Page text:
Paris Air Show crowd greets third Airbus A350 test flight
It was a good day for Airbus publicity as its energy-efficient passenger A350 jet flew over the high-profile air show and the French president hitched a ride in an A400M airlifter.
LE BOURGET, France -- The third time charmed.
Theanc its were from Toulouse, France's fourth-largest city. Its third test flight on Friday, though, took the energy-efficient aircraft over the nation's capital, where a crowd at the Paris Air Show greeted the important new jet.
The jet made a conservative pass above the runway at Le Bourget Airport here, forsaking the steep ascents and sharply banked turns common as manufacturers show off the abilities of their aircraft. For a look at the event, check CNET's.
The Airbus A350 XWB -- short for extra-wide body -- competes with Boeing's 787 Dreamliner, another two-aisle passenger jet designed to cut fuel costs for workhorse airline routes. The Dreamliner, though grounded temporarily after battery problems earlier this year, has a multi-year headstart.
During the Paris Air Show, though, Airbus parent company EADS got some good news: $21.4 billion in commitments from customers who plan to buy 69 of A350 jets. The new orders came from Singapore Airlines, United Airlines, Air France-KLM, and Sri Lankan, Airbus said.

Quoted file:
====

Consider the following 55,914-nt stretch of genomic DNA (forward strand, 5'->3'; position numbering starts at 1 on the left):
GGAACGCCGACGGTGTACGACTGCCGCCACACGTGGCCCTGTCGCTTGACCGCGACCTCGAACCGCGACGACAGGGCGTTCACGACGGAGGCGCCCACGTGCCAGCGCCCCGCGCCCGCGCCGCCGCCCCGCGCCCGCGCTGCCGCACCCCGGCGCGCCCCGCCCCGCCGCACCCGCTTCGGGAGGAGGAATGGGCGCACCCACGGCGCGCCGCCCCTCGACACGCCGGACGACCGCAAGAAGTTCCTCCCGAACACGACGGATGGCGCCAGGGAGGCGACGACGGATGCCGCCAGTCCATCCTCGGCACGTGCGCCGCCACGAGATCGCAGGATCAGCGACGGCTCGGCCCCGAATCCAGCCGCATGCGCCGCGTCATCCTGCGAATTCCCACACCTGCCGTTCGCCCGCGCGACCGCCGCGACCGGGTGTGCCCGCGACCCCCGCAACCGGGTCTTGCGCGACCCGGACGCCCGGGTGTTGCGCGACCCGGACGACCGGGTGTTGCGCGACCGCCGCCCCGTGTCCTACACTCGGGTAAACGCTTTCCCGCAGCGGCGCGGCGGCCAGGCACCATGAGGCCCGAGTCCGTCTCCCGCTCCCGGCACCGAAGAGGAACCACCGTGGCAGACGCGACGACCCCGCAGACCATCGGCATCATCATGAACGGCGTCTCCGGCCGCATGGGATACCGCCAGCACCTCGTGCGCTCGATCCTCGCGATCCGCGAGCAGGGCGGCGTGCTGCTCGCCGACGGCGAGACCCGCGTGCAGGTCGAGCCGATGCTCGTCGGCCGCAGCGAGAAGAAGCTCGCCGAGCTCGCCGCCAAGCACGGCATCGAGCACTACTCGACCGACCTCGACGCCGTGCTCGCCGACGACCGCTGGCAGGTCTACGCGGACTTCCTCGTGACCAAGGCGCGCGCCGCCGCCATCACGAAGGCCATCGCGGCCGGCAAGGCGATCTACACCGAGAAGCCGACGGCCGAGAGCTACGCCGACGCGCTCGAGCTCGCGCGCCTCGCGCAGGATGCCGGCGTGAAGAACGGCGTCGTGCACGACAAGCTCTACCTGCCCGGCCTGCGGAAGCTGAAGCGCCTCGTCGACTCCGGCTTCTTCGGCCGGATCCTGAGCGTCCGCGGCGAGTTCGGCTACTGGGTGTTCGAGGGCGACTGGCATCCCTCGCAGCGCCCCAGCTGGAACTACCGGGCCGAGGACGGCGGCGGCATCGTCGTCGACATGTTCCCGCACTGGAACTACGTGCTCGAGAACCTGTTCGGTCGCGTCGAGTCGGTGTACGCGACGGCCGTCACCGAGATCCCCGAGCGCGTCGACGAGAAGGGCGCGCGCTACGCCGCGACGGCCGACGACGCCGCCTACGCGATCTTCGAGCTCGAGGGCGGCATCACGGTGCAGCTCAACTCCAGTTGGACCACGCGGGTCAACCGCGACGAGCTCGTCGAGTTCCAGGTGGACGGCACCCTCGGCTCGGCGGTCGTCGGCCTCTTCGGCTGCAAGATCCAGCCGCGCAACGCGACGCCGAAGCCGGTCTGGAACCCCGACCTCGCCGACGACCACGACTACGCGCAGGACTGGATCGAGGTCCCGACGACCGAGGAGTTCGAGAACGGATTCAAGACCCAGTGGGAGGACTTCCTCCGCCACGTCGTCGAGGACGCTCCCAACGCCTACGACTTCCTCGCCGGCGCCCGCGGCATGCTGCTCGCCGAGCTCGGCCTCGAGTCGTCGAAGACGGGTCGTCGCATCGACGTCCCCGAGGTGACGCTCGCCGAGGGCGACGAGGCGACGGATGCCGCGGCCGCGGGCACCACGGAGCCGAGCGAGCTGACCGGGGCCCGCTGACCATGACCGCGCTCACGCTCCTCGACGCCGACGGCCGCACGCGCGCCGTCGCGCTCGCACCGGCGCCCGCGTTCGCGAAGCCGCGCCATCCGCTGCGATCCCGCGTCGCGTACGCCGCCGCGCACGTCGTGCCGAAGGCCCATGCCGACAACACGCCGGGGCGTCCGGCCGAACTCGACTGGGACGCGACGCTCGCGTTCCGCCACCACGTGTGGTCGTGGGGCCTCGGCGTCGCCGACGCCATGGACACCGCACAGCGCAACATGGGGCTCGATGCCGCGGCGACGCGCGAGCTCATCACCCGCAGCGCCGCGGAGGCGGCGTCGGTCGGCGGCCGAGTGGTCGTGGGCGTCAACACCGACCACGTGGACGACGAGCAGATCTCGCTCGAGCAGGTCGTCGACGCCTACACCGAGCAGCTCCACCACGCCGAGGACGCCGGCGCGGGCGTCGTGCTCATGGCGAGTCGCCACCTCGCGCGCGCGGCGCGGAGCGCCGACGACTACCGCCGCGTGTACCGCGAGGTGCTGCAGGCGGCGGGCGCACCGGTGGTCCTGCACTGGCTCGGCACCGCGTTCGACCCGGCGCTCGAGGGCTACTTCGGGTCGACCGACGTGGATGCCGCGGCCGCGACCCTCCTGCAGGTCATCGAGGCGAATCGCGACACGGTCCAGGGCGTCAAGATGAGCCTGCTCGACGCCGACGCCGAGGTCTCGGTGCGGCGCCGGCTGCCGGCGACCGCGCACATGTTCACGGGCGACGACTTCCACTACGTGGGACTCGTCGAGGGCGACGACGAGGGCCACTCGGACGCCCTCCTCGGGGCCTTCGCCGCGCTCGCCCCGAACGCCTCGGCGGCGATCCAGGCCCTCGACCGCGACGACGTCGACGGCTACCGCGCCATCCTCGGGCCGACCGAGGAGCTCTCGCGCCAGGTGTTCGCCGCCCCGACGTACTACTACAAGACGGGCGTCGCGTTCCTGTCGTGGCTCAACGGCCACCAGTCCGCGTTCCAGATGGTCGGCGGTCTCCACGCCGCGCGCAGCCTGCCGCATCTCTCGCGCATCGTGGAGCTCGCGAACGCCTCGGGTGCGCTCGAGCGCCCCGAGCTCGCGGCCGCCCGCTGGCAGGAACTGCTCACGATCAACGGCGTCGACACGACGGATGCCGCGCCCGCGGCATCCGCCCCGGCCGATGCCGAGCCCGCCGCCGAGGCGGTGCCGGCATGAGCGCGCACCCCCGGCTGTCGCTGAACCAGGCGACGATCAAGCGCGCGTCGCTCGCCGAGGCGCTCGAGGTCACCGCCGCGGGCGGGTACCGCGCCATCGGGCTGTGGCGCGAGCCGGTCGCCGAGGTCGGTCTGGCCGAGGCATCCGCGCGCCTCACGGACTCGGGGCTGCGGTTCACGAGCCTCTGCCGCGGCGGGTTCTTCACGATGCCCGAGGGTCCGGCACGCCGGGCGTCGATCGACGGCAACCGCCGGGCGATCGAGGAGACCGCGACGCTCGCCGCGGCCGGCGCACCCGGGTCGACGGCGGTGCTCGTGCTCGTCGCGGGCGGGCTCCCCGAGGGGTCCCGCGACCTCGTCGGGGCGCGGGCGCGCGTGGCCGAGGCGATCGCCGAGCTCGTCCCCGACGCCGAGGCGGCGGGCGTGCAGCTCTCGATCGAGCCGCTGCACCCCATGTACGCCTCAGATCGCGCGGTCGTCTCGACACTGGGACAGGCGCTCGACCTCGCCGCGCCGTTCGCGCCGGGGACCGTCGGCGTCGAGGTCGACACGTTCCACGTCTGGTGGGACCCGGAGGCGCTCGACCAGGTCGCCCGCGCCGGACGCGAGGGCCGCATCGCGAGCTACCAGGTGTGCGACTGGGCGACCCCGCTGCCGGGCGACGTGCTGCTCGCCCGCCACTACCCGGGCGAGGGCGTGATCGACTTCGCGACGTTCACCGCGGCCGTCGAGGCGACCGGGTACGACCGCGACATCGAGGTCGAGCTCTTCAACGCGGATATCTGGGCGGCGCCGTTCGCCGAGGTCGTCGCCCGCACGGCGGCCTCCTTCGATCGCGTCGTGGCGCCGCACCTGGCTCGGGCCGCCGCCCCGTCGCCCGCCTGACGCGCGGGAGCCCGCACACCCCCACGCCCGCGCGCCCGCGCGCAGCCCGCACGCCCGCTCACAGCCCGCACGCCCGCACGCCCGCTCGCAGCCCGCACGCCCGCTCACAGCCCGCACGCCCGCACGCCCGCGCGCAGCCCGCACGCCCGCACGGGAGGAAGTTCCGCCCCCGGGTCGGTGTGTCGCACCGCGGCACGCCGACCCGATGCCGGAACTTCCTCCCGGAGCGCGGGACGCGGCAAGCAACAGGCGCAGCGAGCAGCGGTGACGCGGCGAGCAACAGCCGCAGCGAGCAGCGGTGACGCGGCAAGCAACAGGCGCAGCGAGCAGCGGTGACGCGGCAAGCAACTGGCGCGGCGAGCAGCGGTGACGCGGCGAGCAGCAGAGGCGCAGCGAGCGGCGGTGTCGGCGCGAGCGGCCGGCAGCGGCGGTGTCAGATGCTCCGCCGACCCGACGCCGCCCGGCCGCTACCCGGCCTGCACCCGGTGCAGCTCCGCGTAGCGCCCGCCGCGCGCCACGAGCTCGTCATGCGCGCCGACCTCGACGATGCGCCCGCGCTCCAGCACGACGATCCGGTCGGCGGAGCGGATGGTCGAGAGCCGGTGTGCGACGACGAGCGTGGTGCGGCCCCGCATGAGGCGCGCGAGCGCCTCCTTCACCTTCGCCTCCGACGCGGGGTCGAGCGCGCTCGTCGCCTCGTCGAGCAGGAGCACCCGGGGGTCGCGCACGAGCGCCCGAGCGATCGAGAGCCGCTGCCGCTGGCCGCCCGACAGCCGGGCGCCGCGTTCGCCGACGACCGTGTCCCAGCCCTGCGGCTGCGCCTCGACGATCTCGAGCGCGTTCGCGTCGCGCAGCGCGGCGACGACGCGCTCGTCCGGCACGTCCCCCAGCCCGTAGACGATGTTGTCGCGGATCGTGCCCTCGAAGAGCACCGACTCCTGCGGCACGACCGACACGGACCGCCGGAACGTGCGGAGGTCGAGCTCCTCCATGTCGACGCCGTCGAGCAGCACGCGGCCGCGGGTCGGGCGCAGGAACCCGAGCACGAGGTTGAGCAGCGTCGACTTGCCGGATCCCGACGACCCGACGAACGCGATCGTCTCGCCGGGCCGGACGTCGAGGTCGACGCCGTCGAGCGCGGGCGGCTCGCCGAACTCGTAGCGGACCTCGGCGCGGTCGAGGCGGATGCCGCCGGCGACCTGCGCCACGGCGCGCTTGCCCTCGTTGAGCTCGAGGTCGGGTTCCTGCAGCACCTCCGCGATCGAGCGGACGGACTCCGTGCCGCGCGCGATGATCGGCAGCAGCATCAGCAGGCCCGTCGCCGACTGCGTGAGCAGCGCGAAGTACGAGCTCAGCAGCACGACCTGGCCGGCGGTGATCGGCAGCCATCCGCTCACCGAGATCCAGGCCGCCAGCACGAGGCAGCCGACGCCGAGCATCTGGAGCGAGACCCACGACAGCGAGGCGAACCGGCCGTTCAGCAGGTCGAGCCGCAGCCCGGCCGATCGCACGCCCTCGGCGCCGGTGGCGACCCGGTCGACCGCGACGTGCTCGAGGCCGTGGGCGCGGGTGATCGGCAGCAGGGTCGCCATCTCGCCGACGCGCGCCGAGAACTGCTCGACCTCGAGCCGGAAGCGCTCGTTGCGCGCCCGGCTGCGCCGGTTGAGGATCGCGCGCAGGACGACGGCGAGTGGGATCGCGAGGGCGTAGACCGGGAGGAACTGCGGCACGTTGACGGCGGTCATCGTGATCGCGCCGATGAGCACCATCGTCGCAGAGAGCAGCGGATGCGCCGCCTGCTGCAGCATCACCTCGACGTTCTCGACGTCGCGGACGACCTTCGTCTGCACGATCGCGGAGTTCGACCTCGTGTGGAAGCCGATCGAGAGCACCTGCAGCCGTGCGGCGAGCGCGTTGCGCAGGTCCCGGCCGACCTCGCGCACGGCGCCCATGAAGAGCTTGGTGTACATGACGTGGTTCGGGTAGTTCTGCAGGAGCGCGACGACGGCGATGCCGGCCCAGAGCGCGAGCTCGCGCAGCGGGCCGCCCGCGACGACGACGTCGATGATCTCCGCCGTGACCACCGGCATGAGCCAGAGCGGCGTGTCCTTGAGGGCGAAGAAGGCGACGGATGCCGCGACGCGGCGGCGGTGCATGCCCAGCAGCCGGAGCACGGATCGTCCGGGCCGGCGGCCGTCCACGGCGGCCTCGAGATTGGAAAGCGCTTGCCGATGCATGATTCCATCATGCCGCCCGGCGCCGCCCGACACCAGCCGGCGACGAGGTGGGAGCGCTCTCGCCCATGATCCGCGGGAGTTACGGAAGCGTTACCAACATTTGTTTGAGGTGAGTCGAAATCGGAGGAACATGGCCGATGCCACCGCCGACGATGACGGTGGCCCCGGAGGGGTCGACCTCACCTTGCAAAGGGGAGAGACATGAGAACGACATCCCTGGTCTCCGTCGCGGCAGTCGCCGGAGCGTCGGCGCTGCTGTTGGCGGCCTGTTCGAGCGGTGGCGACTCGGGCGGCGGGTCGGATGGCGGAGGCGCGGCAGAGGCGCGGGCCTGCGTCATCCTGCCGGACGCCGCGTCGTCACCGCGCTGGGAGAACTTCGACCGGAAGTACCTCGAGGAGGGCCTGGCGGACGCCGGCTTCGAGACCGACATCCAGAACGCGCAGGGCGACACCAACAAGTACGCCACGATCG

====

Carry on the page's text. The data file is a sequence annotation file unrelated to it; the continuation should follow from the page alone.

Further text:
The French company also got some publicity when French President Francois Hollande arrived at the show on the company's A400M, a hulking four-engine airlifter for military customers. Airbus took in $68.7 billion total in orders for new aircraft, doubtless welcome news in a country afflicted by the European economic malaise.
Part of that was a $8 billion deal to sell 20 of its massive A380 jets, which with two full decks are the largest passenger jets on the market today.
Both the A380 and the 787 Dreamliner were fixtures at the Paris Air Show making daily flights for thousands of customers, suppliers, and members of the public who attended the premier show.
For a look at other wares the company showed off at the Paris Air Show, check out CNET'sand .